UnNews:Russian astronaut abandons bow and arrow for space flight

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12 October 2007

Bowandarrow

A Russian astronaut practices with his bow and arrow

MO'S COW, Russia (UnNews) --Russia is sending a cosmonaut into space without a bow and arrow for the first time in 20 years, due to a shortage of arrows.

For more than 20 years astronauts have carried a bow and arrow on all Russian space flights, Cosmonaut Yogi Malenchenko will join colleagues on a flight to the International Space Station (ISS) today, but he will travel without the specially-designed weapon.

Created in 1982 and in service since 1986, the TP-82 is primarily designed to fend off hostile extra-terrestrials whilst not appearing overly threatening.

It is also meant to protect the shuttle's crew if they land in a hostile environment back on earth.

The unique bow fires three arrows at a time, which may be standard, burning or tipped with depleted uranium. The bow is also sharpened along one edge and can function as a machete or an emergency shaving kit for both men and women.

However, the bow's original ammunition has deteriorated so much it is no longer viable and no new arrows are available.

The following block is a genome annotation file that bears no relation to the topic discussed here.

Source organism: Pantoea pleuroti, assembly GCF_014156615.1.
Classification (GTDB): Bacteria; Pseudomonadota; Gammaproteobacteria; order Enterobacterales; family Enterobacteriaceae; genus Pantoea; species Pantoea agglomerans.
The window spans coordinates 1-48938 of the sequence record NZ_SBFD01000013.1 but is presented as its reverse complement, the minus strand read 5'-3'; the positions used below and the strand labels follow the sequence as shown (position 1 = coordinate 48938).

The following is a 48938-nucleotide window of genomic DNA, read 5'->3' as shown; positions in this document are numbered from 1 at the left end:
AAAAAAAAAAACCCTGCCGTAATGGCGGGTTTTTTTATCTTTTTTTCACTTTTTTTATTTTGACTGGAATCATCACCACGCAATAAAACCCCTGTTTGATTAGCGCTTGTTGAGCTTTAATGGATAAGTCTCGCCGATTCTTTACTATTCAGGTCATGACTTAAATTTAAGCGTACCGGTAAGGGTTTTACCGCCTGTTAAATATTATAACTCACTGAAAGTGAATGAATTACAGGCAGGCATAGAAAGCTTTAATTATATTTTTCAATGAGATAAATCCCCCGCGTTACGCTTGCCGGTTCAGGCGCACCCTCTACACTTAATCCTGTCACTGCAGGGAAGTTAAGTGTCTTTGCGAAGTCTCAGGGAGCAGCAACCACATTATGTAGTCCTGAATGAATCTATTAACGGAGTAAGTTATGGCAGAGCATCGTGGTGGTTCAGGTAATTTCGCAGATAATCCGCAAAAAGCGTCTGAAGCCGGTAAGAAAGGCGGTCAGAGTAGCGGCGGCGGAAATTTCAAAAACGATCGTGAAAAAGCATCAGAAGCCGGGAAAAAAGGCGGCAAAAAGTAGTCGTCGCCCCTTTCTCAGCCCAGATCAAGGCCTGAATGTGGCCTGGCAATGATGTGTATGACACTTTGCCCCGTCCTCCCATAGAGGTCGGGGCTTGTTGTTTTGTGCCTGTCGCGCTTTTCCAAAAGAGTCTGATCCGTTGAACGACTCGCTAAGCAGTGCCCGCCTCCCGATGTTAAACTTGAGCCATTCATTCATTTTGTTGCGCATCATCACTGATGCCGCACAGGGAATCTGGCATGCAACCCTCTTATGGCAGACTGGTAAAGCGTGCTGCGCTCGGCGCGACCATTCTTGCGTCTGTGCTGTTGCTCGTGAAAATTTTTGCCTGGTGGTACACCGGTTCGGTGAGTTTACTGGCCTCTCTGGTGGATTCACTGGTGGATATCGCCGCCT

Nevertheless, the cosmonaut will not risk going into space completely unarmed. "Malenchenko will be taking with him a baseball bat," a Russian space official said.

His will not be the only weapon on board the flight. ISS crew commander and US astronaut Peggy Whitson will be wielding a "kamcha" - a traditional Kazakh horse-whip, which Russian space officials advised her to take "as a symbol of a commander's authority on board". The whip will also be used on those cold, boring nights in space when a bout of flagellation raises spirits and increases camaraderie amongst the crew.

"I do not believe I will have to use it," she said in Russian with a wink yesterday. "Well, let's have it, just in case any of the boys get out of hand."

The voyage to the space station blasts off on Wednesday afternoon.

The Russian Soyuz rocket is due to dock with the ISS on Oct 12. Once in space, the astronauts will spend six months in orbit studying first-hand the effect of hallucinogenic drugs on piloting a spaceship.

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